A brilliant, riotous historical novel with an unforgettable folkloric hero, by the prize-winning, bestselling author of Measuring the World
'A masterly achievement, a work of imaginative grandeur and complete artistic control' Ian McEwan
'Brilliant and unputdownable' Salman Rushdie
He's a trickster, a player, a jester. His handshake's like a pact with the devil, his smile like a crack in the clouds; he's watching you now and he's gone when you turn. Tyll Ulenspiegel is here!
In a village like every other village in Germany, a scrawny boy balances on a rope between two trees. He's practising. He practises by the mill, by the blacksmiths; he practises in the forest at night, where the Cold Woman whispers and goblins roam. When he comes out, he will never be the same.
Tyll will escape the ordinary villages. In the mines he will defy death. On the battlefield he will run faster than cannonballs. In the courts he will trick the heads of state. As a travelling entertainer, his journey will take him across the land and into the heart of a never-ending war.
A prince's doomed acceptance of the Bohemian throne has European armies lurching brutally for dominion and now the Winter King casts a sunless pall. Between the quests of fat counts, witch-hunters and scheming queens, Tyll dances his mocking fugue; exposing the folly of kings and the wisdom of fools.
With macabre humour and moving humanity, Daniel Kehlmann lifts this legend from medieval German folklore and enters him on the stage of the Thirty Years' War. When citizens become the playthings of politics and puppetry, Tyll, in his demonic grace and his thirst for freedom, is the very spirit of rebellion - a cork in water, a laugh in the dark, a hero for all time.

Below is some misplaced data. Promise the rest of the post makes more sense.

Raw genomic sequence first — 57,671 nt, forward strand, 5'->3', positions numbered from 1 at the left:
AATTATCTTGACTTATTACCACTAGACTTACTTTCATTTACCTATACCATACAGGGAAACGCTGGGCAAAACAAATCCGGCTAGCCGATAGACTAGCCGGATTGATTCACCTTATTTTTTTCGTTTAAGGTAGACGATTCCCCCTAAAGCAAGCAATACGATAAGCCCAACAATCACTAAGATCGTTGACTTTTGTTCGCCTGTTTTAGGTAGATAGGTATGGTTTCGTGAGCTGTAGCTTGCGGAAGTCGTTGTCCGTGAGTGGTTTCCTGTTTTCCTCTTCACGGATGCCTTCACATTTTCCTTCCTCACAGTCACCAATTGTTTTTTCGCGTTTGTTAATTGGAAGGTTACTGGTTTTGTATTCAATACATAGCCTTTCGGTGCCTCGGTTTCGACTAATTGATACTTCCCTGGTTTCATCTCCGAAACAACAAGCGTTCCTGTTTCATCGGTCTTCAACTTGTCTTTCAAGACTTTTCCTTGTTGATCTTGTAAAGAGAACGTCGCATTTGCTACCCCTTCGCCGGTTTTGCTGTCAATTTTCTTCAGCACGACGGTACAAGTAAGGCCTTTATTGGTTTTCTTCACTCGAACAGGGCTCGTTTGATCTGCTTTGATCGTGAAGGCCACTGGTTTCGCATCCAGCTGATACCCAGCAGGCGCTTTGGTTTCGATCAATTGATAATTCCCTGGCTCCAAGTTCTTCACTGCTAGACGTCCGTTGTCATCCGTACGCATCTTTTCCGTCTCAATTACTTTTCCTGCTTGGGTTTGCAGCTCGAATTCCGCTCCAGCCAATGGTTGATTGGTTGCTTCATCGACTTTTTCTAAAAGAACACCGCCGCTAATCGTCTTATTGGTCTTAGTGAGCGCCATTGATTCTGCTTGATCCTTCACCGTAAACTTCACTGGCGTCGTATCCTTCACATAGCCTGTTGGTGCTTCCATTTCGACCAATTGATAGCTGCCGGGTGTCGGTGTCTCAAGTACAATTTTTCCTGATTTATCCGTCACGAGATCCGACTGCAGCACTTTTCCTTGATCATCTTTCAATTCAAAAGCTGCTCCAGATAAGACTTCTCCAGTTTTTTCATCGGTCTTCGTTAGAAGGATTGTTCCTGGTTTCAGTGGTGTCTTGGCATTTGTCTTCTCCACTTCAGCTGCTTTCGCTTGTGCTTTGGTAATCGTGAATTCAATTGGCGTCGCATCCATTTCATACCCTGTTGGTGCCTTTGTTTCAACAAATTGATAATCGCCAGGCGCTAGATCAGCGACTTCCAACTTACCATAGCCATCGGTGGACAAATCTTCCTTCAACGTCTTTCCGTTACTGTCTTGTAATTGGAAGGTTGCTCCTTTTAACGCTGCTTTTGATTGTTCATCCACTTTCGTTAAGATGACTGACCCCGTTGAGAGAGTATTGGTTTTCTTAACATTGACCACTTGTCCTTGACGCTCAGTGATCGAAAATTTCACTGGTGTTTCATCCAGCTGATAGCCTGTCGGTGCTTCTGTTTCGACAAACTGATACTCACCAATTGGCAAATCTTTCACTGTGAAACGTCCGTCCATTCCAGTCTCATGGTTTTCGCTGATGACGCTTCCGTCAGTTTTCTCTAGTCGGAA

A beautiful, engrossing and fascinatingly structured novel. Lucid, limpid, savage. Tyll quietly intrudes on our present crisis of European identity. Have four centuries made us any wiser? This novel is a masterly achievement, a work of imaginative grandeur and complete artistic control - Ian McEwan
This is a brilliant and unputdownable novel. Kehlmann is the true inheritor of the German fabulist tradition that stretches back to the Brothers Grimm and even further, and in the legendary prankster figure of Tyll Ulenspiegel he has found his perfect avatar - Salman Rushdie
Kehlmann is one of the brightest, most pleasure-giving writers at work today, and he manages all this while exploring matters of deep philosophical and intellectual import - Jonathan Franzen
Daniel Kehlmann is one of the great novelists for making giant themes seem light - Adam Thirlwell
The best novel Kehlmann has ever written . . . unlike Measuring the World, this novel is a deeply affecting, lively, brutal, wonderfully unreserved, modern, romantic German epic . . . Tyll is Kehlmann's victory over history, his historic triumph - Der Spiegel
A masterpiece . . . the most extraordinary European novel for many years . . . a brilliant book of stories, of great drama, cinematic and poetic . . . Kehlmann is at the height of his powers - Neue Zurcher Zeitung
The main difference to Measuring the World is the tone which reflects the terrible events: the destruction of the world . . . Kehlmann's storytelling is astonishing - Die Welt
Kehlmann's best novel so far . . . amidst the destruction, in the places where nothing reflects the former inhabitants anymore, it is the dead who show themselves . . . we owe it to this novel that we can see the dead more clearly, so clearly that it hurts - Frankfurter Allgemeine Zeitung
A masterpiece . . . the most extraordinary European novel for many years . . . a brilliant book of stories, of great drama, cinematic and poetic . . . Kehlmann is at the height of his powers - Neue
Daniel Kehlmann was born in Munich in 1975 and lives in Vienna, Berlin and New York. He has published six novels: Measuring the World, Me & Kaminski, Fame, F, You Should Have Left and Tyll and has won numerous prizes, including the Candide Prize, the Literature Prize of the Konrad Adenauer Foundation, the Doderer Prize, The Kleist Prize, the WELT Literature Prize, and the Thomas Mann Prize. Measuring the World was translated into more than forty languages and is one of the biggest successes in post-war German literature.